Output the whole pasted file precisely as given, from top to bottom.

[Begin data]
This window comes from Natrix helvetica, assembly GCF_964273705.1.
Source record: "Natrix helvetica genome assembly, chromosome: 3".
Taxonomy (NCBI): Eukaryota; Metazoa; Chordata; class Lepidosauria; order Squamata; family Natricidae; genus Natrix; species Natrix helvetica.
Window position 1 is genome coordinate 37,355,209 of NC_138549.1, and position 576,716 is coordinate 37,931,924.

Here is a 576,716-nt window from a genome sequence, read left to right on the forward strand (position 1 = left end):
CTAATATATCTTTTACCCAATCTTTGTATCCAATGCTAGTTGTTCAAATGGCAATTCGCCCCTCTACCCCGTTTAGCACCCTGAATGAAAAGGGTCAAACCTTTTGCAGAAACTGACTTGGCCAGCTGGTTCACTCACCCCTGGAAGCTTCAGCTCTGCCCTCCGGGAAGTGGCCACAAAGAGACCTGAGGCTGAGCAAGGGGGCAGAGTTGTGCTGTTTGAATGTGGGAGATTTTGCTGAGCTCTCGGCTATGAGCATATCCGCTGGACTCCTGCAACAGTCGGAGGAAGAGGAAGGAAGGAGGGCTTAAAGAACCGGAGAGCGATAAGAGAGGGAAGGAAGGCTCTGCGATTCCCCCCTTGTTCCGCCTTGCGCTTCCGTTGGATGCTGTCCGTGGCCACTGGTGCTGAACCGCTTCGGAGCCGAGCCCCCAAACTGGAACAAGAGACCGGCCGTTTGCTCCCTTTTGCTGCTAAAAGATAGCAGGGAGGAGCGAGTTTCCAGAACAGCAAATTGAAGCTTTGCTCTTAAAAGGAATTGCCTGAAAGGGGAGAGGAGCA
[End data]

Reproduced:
This window comes from Natrix helvetica, assembly GCF_964273705.1.
Source record: "Natrix helvetica genome assembly, chromosome: 3".
Taxonomy (NCBI): Eukaryota; Metazoa; Chordata; class Lepidosauria; order Squamata; family Natricidae; genus Natrix; species Natrix helvetica.
Window position 1 is genome coordinate 37,355,209 of NC_138549.1, and position 576,716 is coordinate 37,931,924.

Here is a 576,716-nt window from a genome sequence, read left to right on the forward strand (position 1 = left end):
CTAATATATCTTTTACCCAATCTTTGTATCCAATGCTAGTTGTTCAAATGGCAATTCGCCCCTCTACCCCGTTTAGCACCCTGAATGAAAAGGGTCAAACCTTTTGCAGAAACTGACTTGGCCAGCTGGTTCACTCACCCCTGGAAGCTTCAGCTCTGCCCTCCGGGAAGTGGCCACAAAGAGACCTGAGGCTGAGCAAGGGGGCAGAGTTGTGCTGTTTGAATGTGGGAGATTTTGCTGAGCTCTCGGCTATGAGCATATCCGCTGGACTCCTGCAACAGTCGGAGGAAGAGGAAGGAAGGAGGGCTTAAAGAACCGGAGAGCGATAAGAGAGGGAAGGAAGGCTCTGCGATTCCCCCCTTGTTCCGCCTTGCGCTTCCGTTGGATGCTGTCCGTGGCCACTGGTGCTGAACCGCTTCGGAGCCGAGCCCCCAAACTGGAACAAGAGACCGGCCGTTTGCTCCCTTTTGCTGCTAAAAGATAGCAGGGAGGAGCGAGTTTCCAGAACAGCAAATTGAAGCTTTGCTCTTAAAAGGAATTGCCTGAAAGGGGAGAGGAGCA